Ice Hockey Australia is the official national governing body of ice hockey in Australia and is a member of the International Ice Hockey Federation. Its beginnings can be traced back to 12 September 1908 when the formation of the first ice hockey association in Australia occurred in a meeting at the Melbourne Glaciarium occurred directly after an evening ice hockey game between the Brighton Ice Hockey Club and the Melburnians, which resulted in a 2–2 tie. The meeting was for the purpose of organising a club for the following season[46]

Australia owns the oldest ice hockey trophy outside of North America called the Goodall Cup, it was first awarded 4 September 1909 and donated by John Edwin Goodall.[47] The Goodall Cup now resides in the Hockey Hall of Fame in Toronto, Canada.

Australia has a national hockey league called the Australian Ice Hockey League to represent the highest level of competition in the country, the Goodall Cup is awarded to the AIHL playoff champions. Australia has a national woman's league (Australian Women's Ice Hockey League) and junior league (Australian Junior Ice Hockey League). Along with the national leagues, each state and the Australian Capital Territory have league hockey. National tournaments are also held each year for 5 different age categories to represent their state in a weekend competition, the longest running is the Jim Brown Memorial Tournament which has existed since 1964.


Many major Australian cities have indoor ice rinks, enabling participation in some winter sports regardless of the city's climate - for example, subtropical Brisbane is a major short track speed skating hub for Australia. Sydney hosted the 1991 short track speed skating World Championships (in which Australia won the men's relay event), and the 2001 Goodwill Games, hosted in Brisbane, included figure skating. The Duke Trophy hosted annually by the Australian Amateur Ice Racing Council encourages interstate competition in short track speed skating.

Short-track speedskater Steven Bradbury won the 1,000 m event at the 2002 Winter Olympics. He was the first Australian, and first individual from the Southern Hemisphere, to win a Winter Olympic gold medal and was also part of the short track relay team that won Australia's first Winter Olympic medal (a bronze in 1994).[48]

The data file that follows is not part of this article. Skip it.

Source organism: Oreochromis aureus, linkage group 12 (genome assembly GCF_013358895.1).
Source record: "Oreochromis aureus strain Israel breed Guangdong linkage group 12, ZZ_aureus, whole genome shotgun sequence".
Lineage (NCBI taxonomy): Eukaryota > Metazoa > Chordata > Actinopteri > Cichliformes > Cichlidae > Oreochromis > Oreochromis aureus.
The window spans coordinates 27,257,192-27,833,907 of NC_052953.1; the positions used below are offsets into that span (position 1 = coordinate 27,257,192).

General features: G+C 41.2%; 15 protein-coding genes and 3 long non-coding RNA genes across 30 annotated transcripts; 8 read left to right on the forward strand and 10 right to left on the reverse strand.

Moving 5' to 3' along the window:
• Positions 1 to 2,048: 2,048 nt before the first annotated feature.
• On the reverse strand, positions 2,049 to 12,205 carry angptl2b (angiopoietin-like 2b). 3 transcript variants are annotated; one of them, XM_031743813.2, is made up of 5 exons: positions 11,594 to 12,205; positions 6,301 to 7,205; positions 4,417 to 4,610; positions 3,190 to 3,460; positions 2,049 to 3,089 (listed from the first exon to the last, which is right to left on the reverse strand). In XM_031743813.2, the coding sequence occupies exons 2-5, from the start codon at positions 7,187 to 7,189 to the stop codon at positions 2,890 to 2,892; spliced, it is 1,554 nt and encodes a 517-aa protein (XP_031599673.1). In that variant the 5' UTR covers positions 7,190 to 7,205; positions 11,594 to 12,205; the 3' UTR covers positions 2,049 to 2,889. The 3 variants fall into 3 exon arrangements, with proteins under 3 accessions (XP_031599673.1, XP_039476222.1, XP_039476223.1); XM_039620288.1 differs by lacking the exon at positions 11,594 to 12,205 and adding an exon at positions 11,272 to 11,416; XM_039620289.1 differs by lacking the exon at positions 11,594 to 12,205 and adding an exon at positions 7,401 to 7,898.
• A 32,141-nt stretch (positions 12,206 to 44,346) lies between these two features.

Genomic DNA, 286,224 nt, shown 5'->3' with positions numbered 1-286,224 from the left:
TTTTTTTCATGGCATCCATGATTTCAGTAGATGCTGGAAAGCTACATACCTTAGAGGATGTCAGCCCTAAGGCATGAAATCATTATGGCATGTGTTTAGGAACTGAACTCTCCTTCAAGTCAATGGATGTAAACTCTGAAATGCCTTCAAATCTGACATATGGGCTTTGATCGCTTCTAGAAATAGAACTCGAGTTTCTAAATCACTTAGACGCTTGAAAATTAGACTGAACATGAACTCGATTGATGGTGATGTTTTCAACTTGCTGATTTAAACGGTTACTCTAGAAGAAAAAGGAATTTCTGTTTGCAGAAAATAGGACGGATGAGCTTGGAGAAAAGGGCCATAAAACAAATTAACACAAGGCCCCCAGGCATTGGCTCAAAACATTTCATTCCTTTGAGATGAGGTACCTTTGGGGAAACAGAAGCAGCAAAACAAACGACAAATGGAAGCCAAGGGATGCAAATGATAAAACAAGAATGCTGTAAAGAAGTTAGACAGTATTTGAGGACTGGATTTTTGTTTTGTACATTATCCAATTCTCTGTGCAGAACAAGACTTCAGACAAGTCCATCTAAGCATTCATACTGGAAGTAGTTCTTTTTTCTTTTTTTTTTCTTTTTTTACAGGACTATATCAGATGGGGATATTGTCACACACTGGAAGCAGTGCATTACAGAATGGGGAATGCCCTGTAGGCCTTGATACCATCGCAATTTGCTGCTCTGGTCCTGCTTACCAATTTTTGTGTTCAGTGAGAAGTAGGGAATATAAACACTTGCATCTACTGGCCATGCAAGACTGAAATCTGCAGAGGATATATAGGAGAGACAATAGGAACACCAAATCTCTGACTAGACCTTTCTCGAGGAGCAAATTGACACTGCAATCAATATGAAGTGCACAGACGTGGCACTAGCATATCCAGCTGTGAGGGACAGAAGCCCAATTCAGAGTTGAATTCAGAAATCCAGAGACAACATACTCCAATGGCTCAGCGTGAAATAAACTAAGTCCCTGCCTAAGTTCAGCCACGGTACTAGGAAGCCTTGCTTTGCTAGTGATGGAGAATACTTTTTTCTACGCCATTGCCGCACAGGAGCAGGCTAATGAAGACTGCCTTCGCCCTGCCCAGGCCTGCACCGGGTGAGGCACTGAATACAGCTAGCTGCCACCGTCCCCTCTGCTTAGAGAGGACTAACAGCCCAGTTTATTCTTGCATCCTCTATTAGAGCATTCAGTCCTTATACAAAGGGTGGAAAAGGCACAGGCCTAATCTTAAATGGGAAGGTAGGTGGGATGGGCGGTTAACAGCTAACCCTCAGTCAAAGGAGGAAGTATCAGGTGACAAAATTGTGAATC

Australia at the Winter Olympics[edit]

Original 1960 Australian Olympic ice hockey sweater worn by Vic Ekberg

Australia first competed in the Winter Olympic Games in 1936 and has taken part in every Winter Olympics since 1952. Australia first entered an ice hockey team in the 1960 Winter Olympics. It won its first Winter Olympic medal, a bronze, in 1994, and became the only southern hemisphere country to win Winter Olympic gold in 2002. Australia has competed in every Winter Paralympic Games, and has won medals at every Winter Paralympics since 1992.

Australian medals at the Winter Olympic Games
Year Athletes Sports  Gold   Silver Bronze Total 
1994 27 9 0 0 1 1
1998 24 8 0 0 1 1
2002 27 5 2 0 0 2
2006 40 10 1 - 1 2
Australian medals at the Winter Paralympic Games
Year  Gold   Silver Bronze Total 
1992 1 1 2 4
1994 3 2 4 9
1998 1 0 1 2
2002 6 1 0 7
2006 0 1 1 2

See also[edit]


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  2. ^ "Ice Skating". The Register. 7 September 1904. Retrieved 16 March 2015.
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  4. ^ "The Glaciarium, 16 City Road, South Melbourne". Harold Paynting Collection, State Library of Victoria. - The Glaciarium, 16 City Road, South Melbourne. Retrieved 28 February 2015.
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  9. ^ a b "1384.6 - Statistics - Tasmania, 2006". 13 September 2002.
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  31. ^ INSTRUMENT NO. 111 OF 1999 ACT Legislation
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  41. ^ A poster showing the Australian flag
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  43. ^ Queensland Curling